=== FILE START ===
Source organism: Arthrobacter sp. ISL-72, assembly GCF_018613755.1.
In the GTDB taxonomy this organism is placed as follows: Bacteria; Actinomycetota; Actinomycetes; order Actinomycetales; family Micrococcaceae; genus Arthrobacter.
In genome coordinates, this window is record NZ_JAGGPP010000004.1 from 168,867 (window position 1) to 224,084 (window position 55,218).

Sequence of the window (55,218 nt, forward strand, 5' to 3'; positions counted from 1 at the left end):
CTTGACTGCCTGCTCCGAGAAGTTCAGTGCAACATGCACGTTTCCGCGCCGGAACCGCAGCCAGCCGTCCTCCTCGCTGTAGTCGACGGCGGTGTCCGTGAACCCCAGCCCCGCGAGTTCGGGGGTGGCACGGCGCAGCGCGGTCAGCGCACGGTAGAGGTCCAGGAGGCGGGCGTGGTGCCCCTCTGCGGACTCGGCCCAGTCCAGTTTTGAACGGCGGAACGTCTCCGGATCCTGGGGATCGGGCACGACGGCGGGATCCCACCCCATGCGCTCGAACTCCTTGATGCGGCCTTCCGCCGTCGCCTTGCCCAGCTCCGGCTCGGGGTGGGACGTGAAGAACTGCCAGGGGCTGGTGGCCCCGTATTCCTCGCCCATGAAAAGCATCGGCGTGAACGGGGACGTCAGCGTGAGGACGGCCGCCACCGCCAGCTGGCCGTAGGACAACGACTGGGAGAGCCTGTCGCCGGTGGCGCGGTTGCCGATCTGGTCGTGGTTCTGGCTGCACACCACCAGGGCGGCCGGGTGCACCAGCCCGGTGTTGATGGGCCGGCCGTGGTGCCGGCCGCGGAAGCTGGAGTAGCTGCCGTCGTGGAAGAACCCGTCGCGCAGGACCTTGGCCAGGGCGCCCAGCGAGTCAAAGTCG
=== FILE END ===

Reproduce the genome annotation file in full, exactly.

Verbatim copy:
Source organism: Arthrobacter sp. ISL-72, assembly GCF_018613755.1.
In the GTDB taxonomy this organism is placed as follows: Bacteria; Actinomycetota; Actinomycetes; order Actinomycetales; family Micrococcaceae; genus Arthrobacter.
In genome coordinates, this window is record NZ_JAGGPP010000004.1 from 168,867 (window position 1) to 224,084 (window position 55,218).

Sequence of the window (55,218 nt, forward strand, 5' to 3'; positions counted from 1 at the left end):
CTTGACTGCCTGCTCCGAGAAGTTCAGTGCAACATGCACGTTTCCGCGCCGGAACCGCAGCCAGCCGTCCTCCTCGCTGTAGTCGACGGCGGTGTCCGTGAACCCCAGCCCCGCGAGTTCGGGGGTGGCACGGCGCAGCGCGGTCAGCGCACGGTAGAGGTCCAGGAGGCGGGCGTGGTGCCCCTCTGCGGACTCGGCCCAGTCCAGTTTTGAACGGCGGAACGTCTCCGGATCCTGGGGATCGGGCACGACGGCGGGATCCCACCCCATGCGCTCGAACTCCTTGATGCGGCCTTCCGCCGTCGCCTTGCCCAGCTCCGGCTCGGGGTGGGACGTGAAGAACTGCCAGGGGCTGGTGGCCCCGTATTCCTCGCCCATGAAAAGCATCGGCGTGAACGGGGACGTCAGCGTGAGGACGGCCGCCACCGCCAGCTGGCCGTAGGACAACGACTGGGAGAGCCTGTCGCCGGTGGCGCGGTTGCCGATCTGGTCGTGGTTCTGGCTGCACACCACCAGGGCGGCCGGGTGCACCAGCCCGGTGTTGATGGGCCGGCCGTGGTGCCGGCCGCGGAAGCTGGAGTAGCTGCCGTCGTGGAAGAACCCGTCGCGCAGGACCTTGGCCAGGGCGCCCAGCGAGTCAAAGTCG